Project: Use of ACS712 sensor for DC current measurement
 MCU: PIC16F1847 running at 4.0 MHz using external resonator
      and MCLR is enabled
 Written by: Rajendra Bhatt (www.embedded-lab.com)
 Jan 22, 2012
 // Define LCD connections
sbit LCD_RS at RB0_bit;
sbit LCD_EN at RB1_bit;
sbit LCD_D4 at RB4_bit;
sbit LCD_D5 at RB5_bit;
sbit LCD_D6 at RB6_bit;
sbit LCD_D7 at RB7_bit;
sbit LCD_RS_Direction at TRISB0_bit;
sbit LCD_EN_Direction at TRISB1_bit;
sbit LCD_D4_Direction at TRISB4_bit;
sbit LCD_D5_Direction at TRISB5_bit;
sbit LCD_D6_Direction at TRISB6_bit;
sbit LCD_D7_Direction at TRISB7_bit;
// End LCD module connections
void Display(unsigned int num){
 char temp[] = "I = 0.00 Amp";
 temp[4]   = num/1000 + 48;
 temp[6]   = (num/100)%10 + 48;
 temp[7]   = (num/10)%10  + 48;
 LCD_Out(2, 3, temp);
char message[]  = "ACS712-05 Sensor";
unsigned int ADC_Value, Factor;
unsigned long temp;
  ANSELA = 0x01;        // PORTA.0 is analog
  TRISA  = 0b00100001;  // RA5 and RA0 are inputs
  ANSELB = 0x00;        // PORTB pins are all digital
  TRISB  = 0x00;        // PORTB pins are all output
  Lcd_Cmd(_LCD_CLEAR);             // CLEAR display
  Lcd_Cmd(_LCD_CURSOR_OFF);        // Cursor off
  Factor = 264;       // To conver Count into current
    // Read multiple samples for better accuracy
    ADC_Value = ADC_Read(0);
    ADC_Value = ADC_Value + ADC_Read(0);
    ADC_Value = ADC_Value + ADC_Read(0);
    ADC_Value = ADC_Value/3;
    temp = (ADC_Value-512)*Factor ;
    ADC_Value = temp/10;
  }  while(1);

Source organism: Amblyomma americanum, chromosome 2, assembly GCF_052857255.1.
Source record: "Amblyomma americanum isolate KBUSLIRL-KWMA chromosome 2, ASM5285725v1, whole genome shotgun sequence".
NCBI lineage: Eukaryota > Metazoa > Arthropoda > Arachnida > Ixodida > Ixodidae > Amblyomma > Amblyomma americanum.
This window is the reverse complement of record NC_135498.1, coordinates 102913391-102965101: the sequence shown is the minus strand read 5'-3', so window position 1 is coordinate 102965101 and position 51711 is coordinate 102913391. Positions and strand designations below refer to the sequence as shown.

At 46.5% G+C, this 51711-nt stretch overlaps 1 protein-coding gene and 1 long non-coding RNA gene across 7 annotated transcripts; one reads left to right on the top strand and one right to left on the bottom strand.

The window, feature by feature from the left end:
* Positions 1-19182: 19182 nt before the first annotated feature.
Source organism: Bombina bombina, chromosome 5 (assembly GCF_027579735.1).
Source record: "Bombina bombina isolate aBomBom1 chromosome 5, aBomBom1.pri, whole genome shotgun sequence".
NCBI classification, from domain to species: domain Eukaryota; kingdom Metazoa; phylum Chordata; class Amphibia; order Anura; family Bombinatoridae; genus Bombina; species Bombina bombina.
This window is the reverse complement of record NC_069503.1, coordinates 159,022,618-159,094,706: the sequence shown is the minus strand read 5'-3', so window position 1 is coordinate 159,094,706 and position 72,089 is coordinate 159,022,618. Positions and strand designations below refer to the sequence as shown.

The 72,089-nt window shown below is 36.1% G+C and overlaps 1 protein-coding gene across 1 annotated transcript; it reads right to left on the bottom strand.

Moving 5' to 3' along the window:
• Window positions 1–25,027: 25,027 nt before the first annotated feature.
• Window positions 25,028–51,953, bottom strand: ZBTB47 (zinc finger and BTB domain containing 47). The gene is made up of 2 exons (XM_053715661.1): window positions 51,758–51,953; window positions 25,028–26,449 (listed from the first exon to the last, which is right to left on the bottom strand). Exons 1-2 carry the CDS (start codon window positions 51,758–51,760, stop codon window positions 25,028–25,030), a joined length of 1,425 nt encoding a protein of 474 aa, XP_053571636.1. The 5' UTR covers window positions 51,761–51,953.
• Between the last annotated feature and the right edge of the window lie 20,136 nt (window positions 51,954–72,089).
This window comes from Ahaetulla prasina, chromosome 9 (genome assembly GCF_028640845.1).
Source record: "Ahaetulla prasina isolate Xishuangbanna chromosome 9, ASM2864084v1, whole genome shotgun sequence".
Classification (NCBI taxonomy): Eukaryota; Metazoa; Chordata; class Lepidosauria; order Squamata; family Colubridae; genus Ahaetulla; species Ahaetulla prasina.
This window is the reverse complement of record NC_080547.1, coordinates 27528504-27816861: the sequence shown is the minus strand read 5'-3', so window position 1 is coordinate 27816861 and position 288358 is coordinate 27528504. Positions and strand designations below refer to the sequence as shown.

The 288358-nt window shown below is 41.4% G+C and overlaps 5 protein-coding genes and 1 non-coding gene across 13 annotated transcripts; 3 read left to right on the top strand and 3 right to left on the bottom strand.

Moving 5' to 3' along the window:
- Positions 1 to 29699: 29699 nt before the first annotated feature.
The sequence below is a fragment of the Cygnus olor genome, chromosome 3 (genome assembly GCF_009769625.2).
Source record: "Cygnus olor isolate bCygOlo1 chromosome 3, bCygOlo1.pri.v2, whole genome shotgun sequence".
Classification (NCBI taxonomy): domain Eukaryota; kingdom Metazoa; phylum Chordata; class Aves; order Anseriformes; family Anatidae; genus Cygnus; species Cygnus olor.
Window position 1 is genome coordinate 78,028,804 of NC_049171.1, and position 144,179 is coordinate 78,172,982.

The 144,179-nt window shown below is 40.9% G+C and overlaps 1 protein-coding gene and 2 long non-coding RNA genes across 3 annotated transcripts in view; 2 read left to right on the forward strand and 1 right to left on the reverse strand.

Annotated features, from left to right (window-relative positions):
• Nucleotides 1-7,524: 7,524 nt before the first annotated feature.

Download source and HEX files


At zero input current, the ACS712 output should be ideally Vcc/2, which is equivalent to an ADC count of 512. A drift of 4.9 mV in the output voltage of ACS712 results in an offset of 1 LSB in the A/D conversion (for Vref = 5.0V, resolution of 10-bit ADC is 5V/1024 = 4.9 mV). Interestingly, one LSB is equivalent to 26mA of current for ACS712-05B. The drift of 4.9 mV or more in the zero current output voltage is considered likely to happen, which is reflected in the output shown on the LCD. I have seen the ACS712 output for zero input current fluctuating between 512 and 513 ADC counts. If it is 513, the displayed current would be 0.02 A. So it is always better to take multiple ADC measurements and then take their average.

Offset of 20 mA corresponding to 1 count

When the variable DC is set to 1.0 V, the current through the 2.7 ? resistor should be 370 mA. The measured value is 390 mA, which is off by 1 LSB.

Output for variable DC input equal to 1.0V

Output when DC input equal to 2.0 V


This concludes the discussion on the ACS712 current sensor. However, one concern is still not addressed. How would you measure an AC current with the ACS712 sensor? Keep in mind that the ACS712 sensor provides an instantaneous output corresponding to the current flowing through the conduction terminals. If the current flow is in positive direction (from pins 1 and 2 to pins 3 and 4), the sensitivity of the device is positive, and the ACS712 output voltage rises above Vcc/2. But if the current changes its direction, the sensitivity will be negative and the output of the ACS712 decreases below Vcc/2. This means, for an AC current, the 10-bit ADC output measured by the microcontroller oscillates about 512 counts. Therefore, the microcontroller needs to sample the sensor output fast enough so that the RMS value of the current can be computed from them.


ACS712 datasheet

ACS712 FAQ from Allegro website